Using Spring Seucurity to implement login authentication and authorization management is a large part of the project, and a relatively difficult part. This project has improved on the original project by replacing the deprecated
FilterSecurityInterceptor authorization API with the new
AuthorizationFilter authorization API recommended by the new version, and by taking into account the concurrent security of authorization during coding. In addition, the project has integrated Spring Session to provide cluster session support, improved the authorisation of anonymously accessible interfaces, added the ability to disable roles, and made some code optimisations. This is a summary of the main frameworks used in the project, for more information on the frameworks please see the official Spring Security documentation.
The project uses login authentication with a username and password form. This section summarises how the project’s login authentication works in Spring Security. First, we look at how the user is asked to log in.
The above diagram is built on the
- First, a user makes an unauthenticated request to its unauthorized resource (/private).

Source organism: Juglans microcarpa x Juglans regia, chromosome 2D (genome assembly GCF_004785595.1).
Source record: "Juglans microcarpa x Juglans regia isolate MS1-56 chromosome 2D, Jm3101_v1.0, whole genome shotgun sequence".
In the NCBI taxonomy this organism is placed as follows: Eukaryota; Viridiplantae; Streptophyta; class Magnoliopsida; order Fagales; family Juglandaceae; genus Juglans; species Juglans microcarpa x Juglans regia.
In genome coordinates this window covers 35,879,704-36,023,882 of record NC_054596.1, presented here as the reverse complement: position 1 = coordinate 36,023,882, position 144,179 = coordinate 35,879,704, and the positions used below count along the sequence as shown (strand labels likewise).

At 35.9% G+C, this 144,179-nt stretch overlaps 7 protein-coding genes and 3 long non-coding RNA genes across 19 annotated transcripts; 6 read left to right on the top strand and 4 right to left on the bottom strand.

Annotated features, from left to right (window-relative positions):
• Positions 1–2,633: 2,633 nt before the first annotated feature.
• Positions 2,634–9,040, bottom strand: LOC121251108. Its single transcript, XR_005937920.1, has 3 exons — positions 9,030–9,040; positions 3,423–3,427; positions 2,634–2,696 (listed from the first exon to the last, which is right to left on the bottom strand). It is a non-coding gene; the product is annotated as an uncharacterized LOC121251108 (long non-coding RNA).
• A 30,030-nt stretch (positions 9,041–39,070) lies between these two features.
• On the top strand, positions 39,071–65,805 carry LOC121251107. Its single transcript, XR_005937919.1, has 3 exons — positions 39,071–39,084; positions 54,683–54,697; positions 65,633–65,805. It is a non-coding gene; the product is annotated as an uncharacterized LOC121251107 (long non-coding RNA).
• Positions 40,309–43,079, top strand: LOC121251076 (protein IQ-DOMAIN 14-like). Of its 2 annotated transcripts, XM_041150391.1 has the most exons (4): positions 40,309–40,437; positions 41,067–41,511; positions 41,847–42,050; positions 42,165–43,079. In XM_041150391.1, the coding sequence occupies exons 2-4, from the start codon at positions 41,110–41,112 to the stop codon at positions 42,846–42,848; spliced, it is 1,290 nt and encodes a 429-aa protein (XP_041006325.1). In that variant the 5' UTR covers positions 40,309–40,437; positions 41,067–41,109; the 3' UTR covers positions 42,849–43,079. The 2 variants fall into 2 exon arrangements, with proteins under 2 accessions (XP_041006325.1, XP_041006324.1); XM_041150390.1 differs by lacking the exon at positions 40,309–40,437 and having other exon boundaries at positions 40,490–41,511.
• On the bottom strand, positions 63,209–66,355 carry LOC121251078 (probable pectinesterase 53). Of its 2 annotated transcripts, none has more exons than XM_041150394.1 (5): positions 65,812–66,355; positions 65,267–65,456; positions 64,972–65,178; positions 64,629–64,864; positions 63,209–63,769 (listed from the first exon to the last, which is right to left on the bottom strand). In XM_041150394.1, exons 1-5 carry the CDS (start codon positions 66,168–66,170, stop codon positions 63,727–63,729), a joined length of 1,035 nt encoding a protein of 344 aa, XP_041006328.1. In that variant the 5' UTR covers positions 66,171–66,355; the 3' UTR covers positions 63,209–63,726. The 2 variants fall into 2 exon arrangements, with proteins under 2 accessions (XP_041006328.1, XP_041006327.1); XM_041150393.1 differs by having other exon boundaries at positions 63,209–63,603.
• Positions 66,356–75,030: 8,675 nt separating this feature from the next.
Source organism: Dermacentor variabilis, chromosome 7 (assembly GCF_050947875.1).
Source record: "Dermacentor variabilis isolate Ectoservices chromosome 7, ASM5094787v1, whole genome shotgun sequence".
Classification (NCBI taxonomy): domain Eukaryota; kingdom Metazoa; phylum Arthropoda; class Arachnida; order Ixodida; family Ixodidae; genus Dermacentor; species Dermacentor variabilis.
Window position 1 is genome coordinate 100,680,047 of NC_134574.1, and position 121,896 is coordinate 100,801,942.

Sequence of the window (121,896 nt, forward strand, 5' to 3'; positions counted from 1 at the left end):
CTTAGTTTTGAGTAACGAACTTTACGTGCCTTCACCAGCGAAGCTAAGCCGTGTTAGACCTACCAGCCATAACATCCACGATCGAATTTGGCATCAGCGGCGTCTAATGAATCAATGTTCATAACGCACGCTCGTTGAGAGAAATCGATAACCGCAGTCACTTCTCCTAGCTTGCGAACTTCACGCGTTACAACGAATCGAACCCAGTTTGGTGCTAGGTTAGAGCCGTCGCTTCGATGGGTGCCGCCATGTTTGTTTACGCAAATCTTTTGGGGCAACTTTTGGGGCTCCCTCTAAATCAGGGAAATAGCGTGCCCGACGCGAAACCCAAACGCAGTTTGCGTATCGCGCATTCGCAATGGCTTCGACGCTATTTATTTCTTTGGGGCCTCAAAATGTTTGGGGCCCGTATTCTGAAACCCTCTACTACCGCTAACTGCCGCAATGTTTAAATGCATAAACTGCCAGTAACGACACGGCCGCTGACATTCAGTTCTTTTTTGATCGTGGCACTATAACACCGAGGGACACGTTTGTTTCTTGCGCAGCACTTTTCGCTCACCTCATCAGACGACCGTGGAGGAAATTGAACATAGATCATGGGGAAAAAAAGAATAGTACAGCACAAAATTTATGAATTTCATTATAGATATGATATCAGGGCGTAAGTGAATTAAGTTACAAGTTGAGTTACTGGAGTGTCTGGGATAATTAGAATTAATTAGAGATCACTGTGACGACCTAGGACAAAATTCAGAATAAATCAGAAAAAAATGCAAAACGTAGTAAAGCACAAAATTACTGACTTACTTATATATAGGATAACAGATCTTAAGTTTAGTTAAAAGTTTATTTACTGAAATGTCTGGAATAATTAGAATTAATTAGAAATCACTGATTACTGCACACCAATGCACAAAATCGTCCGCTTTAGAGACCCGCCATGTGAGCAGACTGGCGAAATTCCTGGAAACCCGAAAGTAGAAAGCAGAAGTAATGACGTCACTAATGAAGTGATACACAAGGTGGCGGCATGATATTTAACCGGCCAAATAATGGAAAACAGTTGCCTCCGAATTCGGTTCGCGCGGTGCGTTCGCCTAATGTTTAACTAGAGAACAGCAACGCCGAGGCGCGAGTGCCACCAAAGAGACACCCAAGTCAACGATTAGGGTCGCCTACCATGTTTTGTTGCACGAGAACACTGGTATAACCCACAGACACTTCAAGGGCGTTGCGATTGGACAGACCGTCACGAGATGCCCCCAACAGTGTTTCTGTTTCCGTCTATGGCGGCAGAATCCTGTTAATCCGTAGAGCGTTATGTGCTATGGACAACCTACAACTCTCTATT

- Spring Security’s
FilterSecurityInterceptorindicates that the unauthenticated request has been rejected by throwing an AccessDeniedException; (
- Since the user is not authenticated,
ExceptionTranslationFilterstarts Start Authentication and redirects the request to
AuthenticationEntryPoint, where the user is asked to redirect to the landing page.
- The browser requests to go to the login page to which it was redirected.
- The front end renders the login page. (This project has separate front and back ends, no
When the username and password are submitted,
UsernamePasswordAuthenticationFilter will authenticate the username and password. Next, we look at how the user logs in.
The above diagram is built on the
- When a user submits their username and password, the
UsernamePasswordAuthenticationFiltertakes the username and password extracted from the
HttpServletRequestinstance and creates a
UsernamePasswordAuthenticationToken, which is an
- Next, the
UsernamePasswordAuthenticationTokenis passed into the
AuthenticationManagerinstance to be authenticated.
- Failure if authentication fails.
RememberMeServices.loginFailis called. (This project does not use remember me authentication)